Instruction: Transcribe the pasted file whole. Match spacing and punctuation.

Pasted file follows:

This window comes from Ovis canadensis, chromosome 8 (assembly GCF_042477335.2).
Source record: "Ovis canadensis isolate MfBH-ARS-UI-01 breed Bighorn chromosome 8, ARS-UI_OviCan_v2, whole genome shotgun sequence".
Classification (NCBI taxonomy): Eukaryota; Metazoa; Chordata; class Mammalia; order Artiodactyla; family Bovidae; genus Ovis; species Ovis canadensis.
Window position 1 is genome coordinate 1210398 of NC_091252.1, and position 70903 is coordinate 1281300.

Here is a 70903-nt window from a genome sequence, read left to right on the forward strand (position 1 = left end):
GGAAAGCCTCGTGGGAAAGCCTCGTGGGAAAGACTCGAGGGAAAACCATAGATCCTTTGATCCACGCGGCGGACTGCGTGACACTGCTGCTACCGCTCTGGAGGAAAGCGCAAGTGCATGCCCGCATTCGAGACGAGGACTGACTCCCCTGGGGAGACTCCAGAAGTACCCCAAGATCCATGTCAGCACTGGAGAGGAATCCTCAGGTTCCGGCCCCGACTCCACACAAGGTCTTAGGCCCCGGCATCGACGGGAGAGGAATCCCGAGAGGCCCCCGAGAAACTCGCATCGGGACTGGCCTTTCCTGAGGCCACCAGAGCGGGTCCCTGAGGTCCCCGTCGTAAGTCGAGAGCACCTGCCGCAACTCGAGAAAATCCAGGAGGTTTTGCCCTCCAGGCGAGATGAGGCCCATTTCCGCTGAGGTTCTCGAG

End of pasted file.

This window comes from Ovis canadensis, chromosome 8 (assembly GCF_042477335.2).
Source record: "Ovis canadensis isolate MfBH-ARS-UI-01 breed Bighorn chromosome 8, ARS-UI_OviCan_v2, whole genome shotgun sequence".
Classification (NCBI taxonomy): Eukaryota; Metazoa; Chordata; class Mammalia; order Artiodactyla; family Bovidae; genus Ovis; species Ovis canadensis.
Window position 1 is genome coordinate 1210398 of NC_091252.1, and position 70903 is coordinate 1281300.

Here is a 70903-nt window from a genome sequence, read left to right on the forward strand (position 1 = left end):
GGAAAGCCTCGTGGGAAAGCCTCGTGGGAAAGACTCGAGGGAAAACCATAGATCCTTTGATCCACGCGGCGGACTGCGTGACACTGCTGCTACCGCTCTGGAGGAAAGCGCAAGTGCATGCCCGCATTCGAGACGAGGACTGACTCCCCTGGGGAGACTCCAGAAGTACCCCAAGATCCATGTCAGCACTGGAGAGGAATCCTCAGGTTCCGGCCCCGACTCCACACAAGGTCTTAGGCCCCGGCATCGACGGGAGAGGAATCCCGAGAGGCCCCCGAGAAACTCGCATCGGGACTGGCCTTTCCTGAGGCCACCAGAGCGGGTCCCTGAGGTCCCCGTCGTAAGTCGAGAGCACCTGCCGCAACTCGAGAAAATCCAGGAGGTTTTGCCCTCCAGGCGAGATGAGGCCCATTTCCGCTGAGGTTCTCGAG